# What is the extension of fractional Brownian motion to describe statistical multiscaling?

A random variable $$X(t)$$ is said to be monoscaling if $$X(t) = a^{-H}X(at).$$ $$H$$ is called the Hurst exponent, and $$a$$ is a scaling factor. A key model of statistical monoscaling is the fractional Brownian motion.

More generally, a variable can be multiscaling, meaning each moment changes to a different degree upon scaling $$t$$ to $$at$$.

How does one model statistical multiscaling?

• The terms monoscaling and multiscaling are new to me. By multi-scaling, do you mean that the variance, skewness, and kurtsosis also have the sort of fractionally autoregressive properties?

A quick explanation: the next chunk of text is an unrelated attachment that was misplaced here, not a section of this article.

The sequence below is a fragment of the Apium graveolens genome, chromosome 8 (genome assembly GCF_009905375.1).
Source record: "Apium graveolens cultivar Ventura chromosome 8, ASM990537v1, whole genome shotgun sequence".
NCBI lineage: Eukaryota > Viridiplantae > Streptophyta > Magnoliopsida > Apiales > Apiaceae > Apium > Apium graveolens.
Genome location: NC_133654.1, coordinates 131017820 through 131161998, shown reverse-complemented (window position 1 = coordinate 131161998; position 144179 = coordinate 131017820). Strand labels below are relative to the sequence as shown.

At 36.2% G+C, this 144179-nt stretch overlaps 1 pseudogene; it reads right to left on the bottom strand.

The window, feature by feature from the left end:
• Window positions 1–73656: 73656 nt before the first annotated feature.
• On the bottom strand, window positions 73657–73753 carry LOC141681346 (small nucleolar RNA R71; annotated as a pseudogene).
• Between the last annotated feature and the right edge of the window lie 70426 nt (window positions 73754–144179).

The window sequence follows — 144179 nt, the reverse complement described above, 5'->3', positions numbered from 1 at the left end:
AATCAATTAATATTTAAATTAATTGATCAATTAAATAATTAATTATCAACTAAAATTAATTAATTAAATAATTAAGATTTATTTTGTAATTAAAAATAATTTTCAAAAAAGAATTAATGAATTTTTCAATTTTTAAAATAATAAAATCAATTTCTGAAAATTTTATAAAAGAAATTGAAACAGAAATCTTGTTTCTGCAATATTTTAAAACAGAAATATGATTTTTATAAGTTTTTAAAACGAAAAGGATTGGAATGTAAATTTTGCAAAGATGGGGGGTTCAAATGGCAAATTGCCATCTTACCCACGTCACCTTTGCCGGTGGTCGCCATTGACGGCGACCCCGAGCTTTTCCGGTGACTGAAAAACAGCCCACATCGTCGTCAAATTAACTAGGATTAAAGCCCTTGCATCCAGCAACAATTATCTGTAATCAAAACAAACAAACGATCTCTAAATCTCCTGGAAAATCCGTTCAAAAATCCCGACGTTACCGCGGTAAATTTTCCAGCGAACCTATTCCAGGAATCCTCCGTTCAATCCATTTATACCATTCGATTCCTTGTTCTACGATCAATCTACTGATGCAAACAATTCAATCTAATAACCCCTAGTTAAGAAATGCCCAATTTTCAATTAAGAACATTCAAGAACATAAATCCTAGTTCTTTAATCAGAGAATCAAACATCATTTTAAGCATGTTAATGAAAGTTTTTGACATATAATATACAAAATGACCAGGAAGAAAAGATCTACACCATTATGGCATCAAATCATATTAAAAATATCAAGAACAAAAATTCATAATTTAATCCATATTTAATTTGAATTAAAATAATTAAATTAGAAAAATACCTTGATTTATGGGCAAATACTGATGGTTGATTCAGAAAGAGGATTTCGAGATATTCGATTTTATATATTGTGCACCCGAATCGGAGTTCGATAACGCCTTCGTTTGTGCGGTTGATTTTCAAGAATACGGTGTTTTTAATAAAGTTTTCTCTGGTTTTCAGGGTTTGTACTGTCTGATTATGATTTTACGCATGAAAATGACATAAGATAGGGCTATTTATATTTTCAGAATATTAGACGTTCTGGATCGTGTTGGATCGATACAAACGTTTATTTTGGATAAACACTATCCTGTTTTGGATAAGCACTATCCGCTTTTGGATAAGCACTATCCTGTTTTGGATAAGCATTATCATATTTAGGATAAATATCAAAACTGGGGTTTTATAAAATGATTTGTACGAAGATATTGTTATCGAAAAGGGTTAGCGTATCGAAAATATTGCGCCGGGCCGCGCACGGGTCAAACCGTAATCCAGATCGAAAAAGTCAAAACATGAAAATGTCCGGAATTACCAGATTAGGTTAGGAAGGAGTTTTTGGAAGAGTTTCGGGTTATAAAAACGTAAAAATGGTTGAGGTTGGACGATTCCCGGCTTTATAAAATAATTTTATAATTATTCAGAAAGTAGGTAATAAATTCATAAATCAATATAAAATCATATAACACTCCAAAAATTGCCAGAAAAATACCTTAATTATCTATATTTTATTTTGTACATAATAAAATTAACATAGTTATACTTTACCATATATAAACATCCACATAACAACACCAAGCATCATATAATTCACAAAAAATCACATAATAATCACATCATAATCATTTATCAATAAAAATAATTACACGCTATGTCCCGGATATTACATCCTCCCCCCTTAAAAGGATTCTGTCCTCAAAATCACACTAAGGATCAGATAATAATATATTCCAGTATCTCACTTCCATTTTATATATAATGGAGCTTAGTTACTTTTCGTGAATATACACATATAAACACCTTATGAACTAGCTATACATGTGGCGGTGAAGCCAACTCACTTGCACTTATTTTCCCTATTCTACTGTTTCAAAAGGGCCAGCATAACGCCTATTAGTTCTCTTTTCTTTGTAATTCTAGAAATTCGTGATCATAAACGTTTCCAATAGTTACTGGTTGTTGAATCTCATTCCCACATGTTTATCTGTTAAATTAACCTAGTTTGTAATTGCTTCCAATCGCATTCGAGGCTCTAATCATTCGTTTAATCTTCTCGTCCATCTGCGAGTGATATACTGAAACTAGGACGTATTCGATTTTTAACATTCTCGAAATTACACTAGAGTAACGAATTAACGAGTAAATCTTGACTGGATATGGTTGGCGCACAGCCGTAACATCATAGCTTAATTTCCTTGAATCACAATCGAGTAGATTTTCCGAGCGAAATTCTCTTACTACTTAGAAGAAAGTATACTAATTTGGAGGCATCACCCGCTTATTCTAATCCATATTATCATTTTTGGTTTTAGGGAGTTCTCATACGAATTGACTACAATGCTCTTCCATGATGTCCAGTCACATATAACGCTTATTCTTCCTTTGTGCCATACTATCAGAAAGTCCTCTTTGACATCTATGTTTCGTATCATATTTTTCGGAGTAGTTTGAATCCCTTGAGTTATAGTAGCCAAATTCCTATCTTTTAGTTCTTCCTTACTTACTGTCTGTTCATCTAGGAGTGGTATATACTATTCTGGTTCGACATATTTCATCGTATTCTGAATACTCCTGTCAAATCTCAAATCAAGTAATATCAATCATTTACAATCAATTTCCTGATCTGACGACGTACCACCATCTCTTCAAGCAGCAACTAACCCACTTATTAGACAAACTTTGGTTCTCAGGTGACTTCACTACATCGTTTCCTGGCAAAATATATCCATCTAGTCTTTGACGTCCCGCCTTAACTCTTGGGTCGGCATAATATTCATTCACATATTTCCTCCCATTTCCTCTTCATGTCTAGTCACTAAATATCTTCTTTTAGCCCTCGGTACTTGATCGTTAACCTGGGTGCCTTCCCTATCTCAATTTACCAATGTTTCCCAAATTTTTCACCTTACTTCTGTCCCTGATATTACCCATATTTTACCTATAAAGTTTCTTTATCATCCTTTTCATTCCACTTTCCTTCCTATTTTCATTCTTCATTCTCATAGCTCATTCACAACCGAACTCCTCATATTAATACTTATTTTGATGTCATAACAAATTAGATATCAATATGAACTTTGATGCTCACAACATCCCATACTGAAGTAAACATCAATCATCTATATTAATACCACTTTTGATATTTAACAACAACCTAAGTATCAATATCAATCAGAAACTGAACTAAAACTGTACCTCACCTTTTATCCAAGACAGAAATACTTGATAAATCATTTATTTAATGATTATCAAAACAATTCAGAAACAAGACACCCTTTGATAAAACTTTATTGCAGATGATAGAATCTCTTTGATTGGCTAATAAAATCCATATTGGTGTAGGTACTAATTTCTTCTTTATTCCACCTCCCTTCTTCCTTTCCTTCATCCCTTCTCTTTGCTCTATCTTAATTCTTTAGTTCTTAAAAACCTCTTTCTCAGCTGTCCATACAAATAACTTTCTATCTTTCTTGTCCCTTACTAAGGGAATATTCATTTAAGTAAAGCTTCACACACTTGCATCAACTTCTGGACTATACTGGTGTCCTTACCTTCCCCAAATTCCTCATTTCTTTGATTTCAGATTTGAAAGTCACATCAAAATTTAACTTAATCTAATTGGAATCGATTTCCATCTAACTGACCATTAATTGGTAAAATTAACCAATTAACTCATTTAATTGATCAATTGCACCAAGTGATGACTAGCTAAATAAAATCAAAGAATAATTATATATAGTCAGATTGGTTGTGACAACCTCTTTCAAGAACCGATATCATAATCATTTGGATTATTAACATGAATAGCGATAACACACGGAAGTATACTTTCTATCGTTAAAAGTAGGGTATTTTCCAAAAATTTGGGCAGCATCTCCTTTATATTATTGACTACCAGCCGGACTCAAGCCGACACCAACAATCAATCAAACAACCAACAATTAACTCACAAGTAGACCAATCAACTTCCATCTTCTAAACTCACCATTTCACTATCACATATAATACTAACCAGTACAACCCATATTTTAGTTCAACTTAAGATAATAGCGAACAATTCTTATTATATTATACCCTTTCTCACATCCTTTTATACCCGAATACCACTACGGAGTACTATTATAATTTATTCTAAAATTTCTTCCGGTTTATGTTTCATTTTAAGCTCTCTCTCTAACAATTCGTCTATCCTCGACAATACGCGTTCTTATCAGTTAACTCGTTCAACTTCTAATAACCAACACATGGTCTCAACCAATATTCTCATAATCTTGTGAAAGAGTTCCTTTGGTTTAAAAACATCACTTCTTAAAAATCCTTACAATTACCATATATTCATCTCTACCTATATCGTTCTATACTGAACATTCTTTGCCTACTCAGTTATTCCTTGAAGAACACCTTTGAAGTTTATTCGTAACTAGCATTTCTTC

– John
Oct 11, 2019 at 17:40
• Yes, exactly. The $q$th order moments at aggregation scale $a$ are $M(q,a) = \langle X(at)^q \rangle$. If $M(q,a) \propto a^{qH}$, the random variable $X(t)$ is said to be monoscaling, while if $M(q,a) \propto a^{\tau(q)}$, where $\tau(q)$ is some non-linear function, $X$ is said to be multiscaling. "multi" denotes the need for multiple Hurst exponents to describe the scale dependence of the random variable, if I understand properly. I have some experimental data that exhibit multiscaling and I don't know how to model them. Oct 11, 2019 at 18:53
• I can't say that I can help much. You might try starting with Mandelbrot et al's "A Multifractal Model of Asset Returns." (Cowles #1164).
– John
Oct 11, 2019 at 20:09